By Senior Master Sgt. Vincent De Groot
It is a familiar scene. The pressure is on and expectations are high, then the new guy walks into the room for the first time. First observations are that this newbie seems a bit young and a little fat for the Air Force.
He’s about 1 foot tall and has a fuzzy snowflake-white coat. The little newcomer has calm dark eyes, a shiny nose and, with a wag of his tail, he immediately wins over everyone in the room.
The new youngster is Lincoln, an English Cream Golden Retriever puppy. He has an advantage as the new guy because he is very small and unassuming, but he has a big job ahead. At just 10 weeks old, he is not aware that as a therapy dog in training he will potentially have the weight of someone’s world on his tiny shoulders.
“The English Cream Golden Retriever have it in their DNA to want to be with people,” said Lincoln’s caretaker, Iowa Air National Guard Lt. Col Steve Peters, 185th Air Refueling Wing chaplain. “They are a very empathetic breed and make fantastic therapy dogs.”
Lincoln seems to be adjusting to his new assignment fairly well, even though he spends quite a lot of time sleeping.
Peters said Lincoln started training for his career the day he was born. As part of his early tutelage, the kennel where Lincoln came from introduced him to unusual sounds and smells designed to acclimate him to the noisy, smelly world he would soon enter.
“What they are most interested in in therapy dogs are characteristics of calmness and loving people, slow to react to startling noises, or being distracted from things that are going on around them,” Peters said.
When Peters got the go-ahead to have a dog join the 185th care team, he went looking for a puppy. He said he found Lincoln at a kennel that breeds dogs to be therapy dogs.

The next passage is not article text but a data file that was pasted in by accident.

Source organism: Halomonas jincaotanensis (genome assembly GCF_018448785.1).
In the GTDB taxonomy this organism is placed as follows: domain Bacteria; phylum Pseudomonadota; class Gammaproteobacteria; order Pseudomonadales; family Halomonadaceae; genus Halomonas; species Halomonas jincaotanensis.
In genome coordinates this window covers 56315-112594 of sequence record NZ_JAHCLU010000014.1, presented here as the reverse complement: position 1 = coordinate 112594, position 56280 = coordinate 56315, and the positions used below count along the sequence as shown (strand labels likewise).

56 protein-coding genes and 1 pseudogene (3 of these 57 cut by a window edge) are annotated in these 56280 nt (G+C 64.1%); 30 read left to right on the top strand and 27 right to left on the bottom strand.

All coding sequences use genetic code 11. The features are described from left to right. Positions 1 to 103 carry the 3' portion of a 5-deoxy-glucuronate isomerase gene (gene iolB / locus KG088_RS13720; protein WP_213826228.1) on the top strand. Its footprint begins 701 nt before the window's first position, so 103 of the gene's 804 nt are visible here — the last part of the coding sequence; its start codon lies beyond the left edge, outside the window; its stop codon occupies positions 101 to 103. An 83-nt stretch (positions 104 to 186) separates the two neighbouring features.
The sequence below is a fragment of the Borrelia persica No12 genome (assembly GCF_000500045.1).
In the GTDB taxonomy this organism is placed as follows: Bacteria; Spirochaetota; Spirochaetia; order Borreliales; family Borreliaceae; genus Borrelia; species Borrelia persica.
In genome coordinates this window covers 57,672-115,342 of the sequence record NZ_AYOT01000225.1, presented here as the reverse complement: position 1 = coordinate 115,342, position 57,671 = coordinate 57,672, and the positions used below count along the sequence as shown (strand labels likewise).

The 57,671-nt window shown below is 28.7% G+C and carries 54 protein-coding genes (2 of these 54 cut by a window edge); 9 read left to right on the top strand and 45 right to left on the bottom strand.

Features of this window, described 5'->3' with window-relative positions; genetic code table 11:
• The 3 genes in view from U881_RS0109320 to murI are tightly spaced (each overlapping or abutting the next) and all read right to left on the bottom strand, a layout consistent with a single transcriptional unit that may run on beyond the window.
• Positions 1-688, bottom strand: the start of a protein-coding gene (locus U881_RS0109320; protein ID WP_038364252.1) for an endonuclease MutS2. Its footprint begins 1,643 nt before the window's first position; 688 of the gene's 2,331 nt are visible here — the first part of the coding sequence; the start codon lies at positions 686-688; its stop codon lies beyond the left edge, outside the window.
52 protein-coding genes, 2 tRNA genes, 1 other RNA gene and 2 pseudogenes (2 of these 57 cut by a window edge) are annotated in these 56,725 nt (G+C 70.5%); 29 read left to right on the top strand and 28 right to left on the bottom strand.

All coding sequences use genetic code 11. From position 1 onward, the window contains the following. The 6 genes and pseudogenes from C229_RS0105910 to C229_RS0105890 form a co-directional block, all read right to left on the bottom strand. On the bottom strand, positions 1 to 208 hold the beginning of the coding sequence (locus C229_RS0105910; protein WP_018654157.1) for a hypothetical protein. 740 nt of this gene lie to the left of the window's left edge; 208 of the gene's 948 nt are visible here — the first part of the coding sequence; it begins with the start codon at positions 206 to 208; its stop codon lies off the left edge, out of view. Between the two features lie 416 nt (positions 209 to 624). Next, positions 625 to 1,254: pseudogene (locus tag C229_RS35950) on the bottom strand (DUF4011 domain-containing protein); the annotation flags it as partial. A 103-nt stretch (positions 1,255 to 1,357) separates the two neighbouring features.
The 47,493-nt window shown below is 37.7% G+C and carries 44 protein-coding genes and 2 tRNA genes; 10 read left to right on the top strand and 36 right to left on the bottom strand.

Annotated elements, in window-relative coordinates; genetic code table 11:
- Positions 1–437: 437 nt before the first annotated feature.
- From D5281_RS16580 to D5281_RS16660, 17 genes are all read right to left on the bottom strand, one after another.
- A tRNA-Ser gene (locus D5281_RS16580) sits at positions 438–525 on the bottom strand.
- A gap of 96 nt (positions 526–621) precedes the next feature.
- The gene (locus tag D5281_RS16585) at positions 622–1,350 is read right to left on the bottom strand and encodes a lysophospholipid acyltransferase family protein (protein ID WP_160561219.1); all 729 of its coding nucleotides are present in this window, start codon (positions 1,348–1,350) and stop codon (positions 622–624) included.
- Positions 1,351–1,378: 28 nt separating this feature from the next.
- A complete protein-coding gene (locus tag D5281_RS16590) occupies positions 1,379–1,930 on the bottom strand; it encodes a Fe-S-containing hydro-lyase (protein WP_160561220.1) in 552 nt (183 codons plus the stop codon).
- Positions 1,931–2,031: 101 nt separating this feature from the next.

Peters said Lincoln had been working hard even before he arrived at the Air Guard base, but there are months of training ahead. Still, just having Lincoln on the base has had an immediate effect on people.
“When he arrived at the base, there was a steady stream of people at the door,” said Peters. “God bless the little boy; he was happy and excited every time somebody would come in.”
Having a therapy dog like Lincoln in the workplace is becoming more accepted. Peters said therapy dogs break down mental barriers, making people more willing to open up and talk.
“The bottom line is that I believe Lincoln will be just another way in which we can care for members of our team,” said Peters.
Lincoln’s arrival is just in time for the military’s observation of National Suicide Prevention Month in September. The September training weekend is when most 185th unit members will get their first opportunity to meet the new recruit.
According to Peters, the calming presence of an animal like Lincoln can put people at ease and make it easier for caregivers to address spiritual, mental and physical health issues.
“Therapy dogs can break down barriers that people have built up. They [people] can finally allow their anxieties to relax,” Peters said.